January 26, 2011 at 3:04 am #121558
Surprised to hear this announcement tonight. Curious of your thoughts…
January 26, 2011 at 4:07 am #121608
SILO WARS: The New Hope
Great idea in theory but Scylla and Charybdis in actually implementing it.
There is a lot duplication in government but the hard choice is which agencies will be cut/merged in favor of other agencies? For example, if you have five different departments that manage air safety how do you decide which department is the best one to manage air safety? Do you base it on performance measures, cost savings, number of stakeholders, the agencies’ mission, etc.?
January 26, 2011 at 6:29 am #121606
Ditto to Bill’s comment. This is one of those things that everyone agrees needs to be done, but no one will ever agree on how to do it. As an old hand, you can see the failure of this project coming. Heels will be dug in and faces will turn blue.
This sounds like on of those ideas that goes to a committee for study and stays there.
January 26, 2011 at 12:11 pm #121604
Actually a great deal of duplication in federal programs is intentional and derives from FDR’s approach to managing the New Deal. His basic idea was for government to intiate multiple approaches to solving the same problem and let them compete too determine which was optimal. Ideally over time five programs would become three than one as more effective solutions proved their worth. Under New Deal managment workers hired for and than displaced from ineffective programs would be rotated elsewhere in the government.
The concept has some merit but hasn’t worked out too well in practice. During the 30s to 70s, strong autocratic agency directors protected by Civil Service regulations used the multiple new programs to develop fiefdoms that challanged the elected leadership. (Think J.Edgar Hoover at FBI and Floyd Dominy at Bureau of Reclamation). The spent as much or more time conducting turf wars as providing public services. Ineffective agencies were rarely terminated and when they were, their equally ineffective programs were simply redistributed among other agencies. This dynamic has been a major contributing cause of some poor opinions of federal government employees. Reforming it would help provide better public service as well as improve the image of public service.
January 26, 2011 at 12:46 pm #121602
Wasn’t aware of it but not a bad idea in concept of creating competition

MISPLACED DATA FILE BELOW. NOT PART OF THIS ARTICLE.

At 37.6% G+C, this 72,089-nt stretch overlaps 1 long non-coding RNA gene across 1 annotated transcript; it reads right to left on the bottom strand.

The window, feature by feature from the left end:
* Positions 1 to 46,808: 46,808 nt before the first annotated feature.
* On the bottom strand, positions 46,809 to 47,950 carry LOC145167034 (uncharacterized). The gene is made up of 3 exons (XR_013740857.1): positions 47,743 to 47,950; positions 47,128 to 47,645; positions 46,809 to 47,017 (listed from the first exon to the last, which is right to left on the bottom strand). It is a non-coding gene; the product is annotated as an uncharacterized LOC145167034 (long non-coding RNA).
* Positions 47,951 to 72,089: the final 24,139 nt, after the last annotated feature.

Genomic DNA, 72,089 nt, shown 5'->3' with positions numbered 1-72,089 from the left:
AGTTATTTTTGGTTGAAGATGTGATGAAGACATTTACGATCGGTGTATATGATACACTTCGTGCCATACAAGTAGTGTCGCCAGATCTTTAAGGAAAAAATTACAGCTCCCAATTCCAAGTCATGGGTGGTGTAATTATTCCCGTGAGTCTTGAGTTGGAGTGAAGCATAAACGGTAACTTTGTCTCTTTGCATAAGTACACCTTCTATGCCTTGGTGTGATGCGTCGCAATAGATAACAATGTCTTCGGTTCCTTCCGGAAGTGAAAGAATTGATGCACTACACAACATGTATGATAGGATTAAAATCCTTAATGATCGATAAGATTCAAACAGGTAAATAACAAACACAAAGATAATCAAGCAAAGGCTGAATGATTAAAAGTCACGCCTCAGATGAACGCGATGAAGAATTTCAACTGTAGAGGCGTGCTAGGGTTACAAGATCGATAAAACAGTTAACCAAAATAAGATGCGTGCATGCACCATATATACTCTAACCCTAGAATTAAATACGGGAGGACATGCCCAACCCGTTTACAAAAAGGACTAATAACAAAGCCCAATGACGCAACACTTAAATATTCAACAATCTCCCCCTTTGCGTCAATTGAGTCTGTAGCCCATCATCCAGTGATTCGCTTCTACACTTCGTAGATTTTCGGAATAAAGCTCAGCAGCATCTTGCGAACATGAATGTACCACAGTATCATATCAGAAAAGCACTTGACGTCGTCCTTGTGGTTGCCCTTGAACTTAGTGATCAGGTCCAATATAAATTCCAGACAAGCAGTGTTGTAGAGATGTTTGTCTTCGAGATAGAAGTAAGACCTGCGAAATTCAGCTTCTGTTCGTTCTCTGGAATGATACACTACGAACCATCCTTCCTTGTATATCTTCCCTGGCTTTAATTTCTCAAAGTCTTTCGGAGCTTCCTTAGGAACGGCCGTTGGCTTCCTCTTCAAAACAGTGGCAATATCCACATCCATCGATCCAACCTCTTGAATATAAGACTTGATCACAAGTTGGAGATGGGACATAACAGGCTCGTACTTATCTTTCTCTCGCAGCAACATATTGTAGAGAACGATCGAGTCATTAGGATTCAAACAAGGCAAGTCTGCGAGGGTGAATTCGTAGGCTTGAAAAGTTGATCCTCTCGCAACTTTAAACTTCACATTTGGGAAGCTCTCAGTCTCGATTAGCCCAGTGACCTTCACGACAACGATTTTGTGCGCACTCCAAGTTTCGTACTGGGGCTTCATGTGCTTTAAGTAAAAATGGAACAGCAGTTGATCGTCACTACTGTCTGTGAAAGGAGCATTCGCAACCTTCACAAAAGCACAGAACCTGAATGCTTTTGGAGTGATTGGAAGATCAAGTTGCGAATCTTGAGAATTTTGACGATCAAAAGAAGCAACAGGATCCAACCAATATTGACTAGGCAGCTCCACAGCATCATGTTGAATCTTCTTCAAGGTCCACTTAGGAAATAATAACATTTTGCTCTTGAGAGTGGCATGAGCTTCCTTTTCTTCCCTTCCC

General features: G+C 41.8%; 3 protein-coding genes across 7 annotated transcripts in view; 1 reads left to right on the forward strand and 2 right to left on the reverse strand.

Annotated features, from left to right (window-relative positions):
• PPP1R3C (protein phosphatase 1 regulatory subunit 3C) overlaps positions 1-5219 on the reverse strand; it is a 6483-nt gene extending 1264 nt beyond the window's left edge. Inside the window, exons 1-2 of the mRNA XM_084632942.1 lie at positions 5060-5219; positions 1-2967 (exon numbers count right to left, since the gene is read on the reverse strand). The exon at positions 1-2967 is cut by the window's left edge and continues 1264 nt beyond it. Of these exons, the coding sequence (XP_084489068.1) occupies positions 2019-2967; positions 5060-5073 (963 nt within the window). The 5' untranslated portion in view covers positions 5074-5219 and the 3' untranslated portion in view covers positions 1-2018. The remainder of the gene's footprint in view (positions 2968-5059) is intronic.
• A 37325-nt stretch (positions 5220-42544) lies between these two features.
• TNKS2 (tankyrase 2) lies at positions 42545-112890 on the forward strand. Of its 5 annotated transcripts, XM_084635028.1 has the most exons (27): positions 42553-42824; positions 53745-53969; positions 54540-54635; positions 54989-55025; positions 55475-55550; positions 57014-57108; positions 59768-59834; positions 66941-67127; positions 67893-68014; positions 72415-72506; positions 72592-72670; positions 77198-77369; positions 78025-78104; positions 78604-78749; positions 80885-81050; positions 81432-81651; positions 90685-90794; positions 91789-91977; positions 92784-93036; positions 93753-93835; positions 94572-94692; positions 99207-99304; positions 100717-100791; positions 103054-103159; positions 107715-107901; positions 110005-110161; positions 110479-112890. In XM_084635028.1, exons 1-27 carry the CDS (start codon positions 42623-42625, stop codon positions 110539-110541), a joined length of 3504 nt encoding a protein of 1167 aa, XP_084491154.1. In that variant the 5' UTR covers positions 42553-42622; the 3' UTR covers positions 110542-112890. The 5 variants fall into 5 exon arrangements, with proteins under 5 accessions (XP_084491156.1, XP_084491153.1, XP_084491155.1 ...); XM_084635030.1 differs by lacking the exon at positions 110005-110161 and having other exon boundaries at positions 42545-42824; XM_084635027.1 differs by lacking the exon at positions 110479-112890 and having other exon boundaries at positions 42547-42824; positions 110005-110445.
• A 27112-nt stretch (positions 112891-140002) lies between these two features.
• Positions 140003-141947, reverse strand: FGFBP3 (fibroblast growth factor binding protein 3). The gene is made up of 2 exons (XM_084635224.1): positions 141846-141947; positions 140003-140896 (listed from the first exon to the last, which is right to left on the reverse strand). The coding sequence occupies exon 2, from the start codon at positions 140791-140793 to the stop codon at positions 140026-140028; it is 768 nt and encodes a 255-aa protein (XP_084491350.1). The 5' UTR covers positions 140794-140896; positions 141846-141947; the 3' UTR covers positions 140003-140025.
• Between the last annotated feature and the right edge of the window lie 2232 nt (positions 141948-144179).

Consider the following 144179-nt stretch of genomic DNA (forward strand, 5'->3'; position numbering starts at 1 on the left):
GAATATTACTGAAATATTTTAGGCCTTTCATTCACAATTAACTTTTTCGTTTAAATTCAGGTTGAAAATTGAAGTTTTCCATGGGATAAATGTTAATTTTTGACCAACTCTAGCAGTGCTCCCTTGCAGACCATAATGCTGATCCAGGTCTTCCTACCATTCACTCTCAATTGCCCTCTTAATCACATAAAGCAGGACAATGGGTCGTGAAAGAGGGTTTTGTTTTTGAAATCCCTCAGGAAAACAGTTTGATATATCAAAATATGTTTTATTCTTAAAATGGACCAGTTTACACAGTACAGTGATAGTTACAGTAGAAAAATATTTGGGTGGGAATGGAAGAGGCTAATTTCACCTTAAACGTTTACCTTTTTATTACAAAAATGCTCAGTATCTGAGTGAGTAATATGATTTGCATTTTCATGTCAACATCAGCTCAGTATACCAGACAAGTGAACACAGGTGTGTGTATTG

January 26, 2011 at 12:47 pm #121600
Again – most of us would agree that there is at least some merit to the idea. The problem is execution. When DOD Secretary Gates tried to close a large division in Norfolk, VA that was deemed unnecessary, Congress wouldn’t let him. That’s the hard part – seems good at a high level, but local politics make it hard
January 26, 2011 at 1:27 pm #121598
I’m hoping it’s fairly clear from his budget what will be scaled back…until I see that, I’m withholding judgment.
January 26, 2011 at 2:51 pm #121596
Good question, Bill. I had similar thoughts. How do you even go about combining agencies? Definitely seems like a worthy endeavor though. I’m always up for increased efficiency…as long as it’s effective.
January 26, 2011 at 3:01 pm #121594
When I heard that last night, my first thought was “and that was so easy when we created DHS, right?” I’m with everyone else…great idea in theory, but almost impossible in practice.
January 26, 2011 at 3:13 pm #121592
From @complexified on Twitter:
– begin by asking citizens to discuss needed & wanted services
– with clear missions, ask employees how work should best be organizd
– aims: better, faster, cheaper, & happier (employees & citizens)
January 26, 2011 at 3:15 pm #121590
Co-locate similar cross-agency functions in one place…then run a workforce assessment…cut where duplicates.
January 26, 2011 at 3:27 pm #121588
What is the cost of the reorganization compared to the possible cost savings due to reorganization?
January 26, 2011 at 4:36 pm #121586
We get pronouncements of government cutbacks, hiring freezes, and re-orgs here in Canada. Inevitably, they result in more hiring and expansion. I don’t think it is deliberate smokescreen, but the question has to be asked: “Why?”.
I’m going to hazard a guess that such re-orgs tend to come in the face of budget deficits, and when that happens, the urge to provide “accountability” accompanies the urge to save money by cutting. You get a spate of people involved in reporting and gathering data for reporting purposes, and reading reports, and it can seem like there are now more people tasked with oversight of fewer people doing fewer things. There’s a re-org, there’s less money spent on programs, but the salary and operating costs don’t budge.
Moreover, as much as citizens kvetch about “big government”, they come to rely on, and take for granted, the services and oversight government provides. So while they will applaud cutbacks and re-orgs, they will not want any diminuition of the services that interest them. Ultimately, like it or not, governments get locked into spending, with few available opportunities to back away. It’s like this huge interstate, and unless you’re prepared to drive into the ditch, the next turnoff doesn’t come for another 100 miles so you just have to keep driving.
January 26, 2011 at 4:40 pm #121584
I personally think ALL agencies can be reorganized and consolidated.
Department of Agriculture has appx 85K employees, how many farms do we have?
Department of Energy has over 16k employees and 100K contractors.
Department of HHS has over 64K employees.